Assessing Texan Attitudes Regarding Mountain Lions
This study provides an examination of the public’s knowledge, attitudes, and beliefs about mountain lion ecology, management, and regulations in Texas, attempting to develop a comprehensive understanding of public perceptions of mountain lions to promote public awareness and education in the state.
In general, the respondents studied in this research ranked their knowledge of wildlife in general as average, although their knowledge of mountain lions, specifically, fell slightly below average. The majority consider mountain lions in Texas to be “rare but not endangered” and did not know that they are a “non-game” species. In fact, most wrongly believe that mountain lions are afforded some sort of legal protection and that mountain lions consume rodents, rabbits, sheep, and goats.
In other findings, females ranked their overall knowledge of wildlife as below average, compared with males who ranked themselves as average. Females also tended to overestimate mountain lion weight more frequently than males. Hispanics had lower mean knowledge scores than Caucasian respondents, but believed that mountain lions were protected by the state, where Caucasians were more likely to consider them as non-game animals. Finally, those with less education tended to be more negative and utilitarian about their knowledge and views of wildlife than those with a high school diploma or more education.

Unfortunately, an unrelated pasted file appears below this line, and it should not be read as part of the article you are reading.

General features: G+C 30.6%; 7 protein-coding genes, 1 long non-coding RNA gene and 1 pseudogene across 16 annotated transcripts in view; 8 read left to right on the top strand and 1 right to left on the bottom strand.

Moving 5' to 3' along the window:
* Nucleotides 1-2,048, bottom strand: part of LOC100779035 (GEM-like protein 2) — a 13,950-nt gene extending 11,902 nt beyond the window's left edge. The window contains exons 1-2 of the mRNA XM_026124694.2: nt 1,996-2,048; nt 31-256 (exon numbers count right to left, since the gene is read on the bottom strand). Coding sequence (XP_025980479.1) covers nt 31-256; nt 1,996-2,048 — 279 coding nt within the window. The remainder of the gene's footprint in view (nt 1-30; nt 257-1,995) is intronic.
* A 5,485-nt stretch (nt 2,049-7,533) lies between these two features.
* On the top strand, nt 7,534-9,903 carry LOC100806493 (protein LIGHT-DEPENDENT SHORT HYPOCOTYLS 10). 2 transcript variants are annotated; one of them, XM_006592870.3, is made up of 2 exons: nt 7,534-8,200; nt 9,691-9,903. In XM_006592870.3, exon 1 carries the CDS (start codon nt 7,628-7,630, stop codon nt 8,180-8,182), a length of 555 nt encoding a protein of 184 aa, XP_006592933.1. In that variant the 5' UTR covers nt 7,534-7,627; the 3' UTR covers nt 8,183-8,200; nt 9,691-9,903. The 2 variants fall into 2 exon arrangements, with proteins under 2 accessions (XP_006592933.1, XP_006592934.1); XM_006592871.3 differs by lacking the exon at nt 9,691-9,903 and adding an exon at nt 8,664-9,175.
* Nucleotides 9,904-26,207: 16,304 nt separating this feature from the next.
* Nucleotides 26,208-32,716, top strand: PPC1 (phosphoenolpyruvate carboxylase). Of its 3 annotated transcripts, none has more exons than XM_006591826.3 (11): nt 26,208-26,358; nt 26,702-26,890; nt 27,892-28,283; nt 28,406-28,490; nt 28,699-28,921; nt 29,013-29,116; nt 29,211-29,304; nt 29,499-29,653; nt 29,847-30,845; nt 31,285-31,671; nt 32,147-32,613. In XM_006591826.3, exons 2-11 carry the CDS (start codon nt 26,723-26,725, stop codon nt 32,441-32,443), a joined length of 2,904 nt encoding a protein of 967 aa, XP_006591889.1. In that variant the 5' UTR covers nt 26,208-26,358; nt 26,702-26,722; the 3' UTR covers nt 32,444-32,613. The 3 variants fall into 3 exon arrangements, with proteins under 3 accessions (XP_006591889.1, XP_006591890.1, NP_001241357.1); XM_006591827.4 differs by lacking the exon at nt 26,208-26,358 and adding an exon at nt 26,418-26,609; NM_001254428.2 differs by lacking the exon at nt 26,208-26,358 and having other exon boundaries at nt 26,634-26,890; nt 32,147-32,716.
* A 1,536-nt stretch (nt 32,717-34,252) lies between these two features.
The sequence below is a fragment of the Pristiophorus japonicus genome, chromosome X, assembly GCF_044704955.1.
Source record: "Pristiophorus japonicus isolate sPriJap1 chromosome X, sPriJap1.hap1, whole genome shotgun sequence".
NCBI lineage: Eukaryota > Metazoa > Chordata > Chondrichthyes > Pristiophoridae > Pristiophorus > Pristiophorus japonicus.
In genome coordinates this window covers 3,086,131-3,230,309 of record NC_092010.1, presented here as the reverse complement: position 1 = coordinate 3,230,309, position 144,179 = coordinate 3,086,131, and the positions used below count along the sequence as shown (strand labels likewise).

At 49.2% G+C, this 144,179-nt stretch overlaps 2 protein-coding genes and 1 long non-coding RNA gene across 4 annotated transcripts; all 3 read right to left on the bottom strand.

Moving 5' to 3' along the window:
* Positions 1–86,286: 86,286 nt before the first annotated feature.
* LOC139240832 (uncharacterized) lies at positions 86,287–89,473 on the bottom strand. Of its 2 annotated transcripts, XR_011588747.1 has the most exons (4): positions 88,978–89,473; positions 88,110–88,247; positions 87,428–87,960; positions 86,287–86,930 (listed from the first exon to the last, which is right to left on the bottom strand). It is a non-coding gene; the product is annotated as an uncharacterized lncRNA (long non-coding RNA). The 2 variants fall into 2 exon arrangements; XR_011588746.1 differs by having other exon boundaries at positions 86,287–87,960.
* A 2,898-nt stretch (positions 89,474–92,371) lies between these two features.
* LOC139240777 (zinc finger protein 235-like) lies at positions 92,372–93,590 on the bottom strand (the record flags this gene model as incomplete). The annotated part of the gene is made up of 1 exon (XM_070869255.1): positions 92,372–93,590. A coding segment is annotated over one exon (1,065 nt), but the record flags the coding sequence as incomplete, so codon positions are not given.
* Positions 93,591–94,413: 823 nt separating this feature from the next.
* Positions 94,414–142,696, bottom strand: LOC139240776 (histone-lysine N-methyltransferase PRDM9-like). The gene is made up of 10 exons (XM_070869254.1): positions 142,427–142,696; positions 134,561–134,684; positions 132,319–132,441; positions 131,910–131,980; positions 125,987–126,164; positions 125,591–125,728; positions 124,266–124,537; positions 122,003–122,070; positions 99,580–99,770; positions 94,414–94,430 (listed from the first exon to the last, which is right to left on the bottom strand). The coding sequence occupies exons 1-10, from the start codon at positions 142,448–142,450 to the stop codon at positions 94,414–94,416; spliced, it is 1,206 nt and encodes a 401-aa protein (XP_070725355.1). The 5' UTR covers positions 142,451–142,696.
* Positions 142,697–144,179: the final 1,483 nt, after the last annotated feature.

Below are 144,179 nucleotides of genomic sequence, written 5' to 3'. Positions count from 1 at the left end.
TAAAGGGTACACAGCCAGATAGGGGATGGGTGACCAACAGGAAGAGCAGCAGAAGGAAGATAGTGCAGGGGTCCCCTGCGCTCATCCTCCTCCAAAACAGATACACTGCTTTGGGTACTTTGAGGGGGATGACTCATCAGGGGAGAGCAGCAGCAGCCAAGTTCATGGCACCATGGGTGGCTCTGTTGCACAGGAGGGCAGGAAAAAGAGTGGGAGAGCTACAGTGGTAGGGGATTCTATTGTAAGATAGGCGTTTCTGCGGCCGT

Most respondents want to see biologists ensure a health population of mountain lions in Texas. A majority think that mountain lions are essential to nature and that prey populations are balanced by predators. Most consider the conservation of habitat to be more important than new housing and urban developments, but are neutral on balancing the priorities of making a living from farming/ranching and conservation of habitat.
In summary, the majority of respondents have positive attitudes and beliefs toward mountain lions, although mean belief scores were the least positive for rural participants, female Hispanics, and individuals over the age of 65. Mean attitude scores were the least positive for male Caucasians and those over 65. Significant differences were also found between rural and urban respondents, and female Caucasians and Hispanics suggesting that gender and ethnicity are interrelated regarding beliefs and attitudes concerning mountain lions.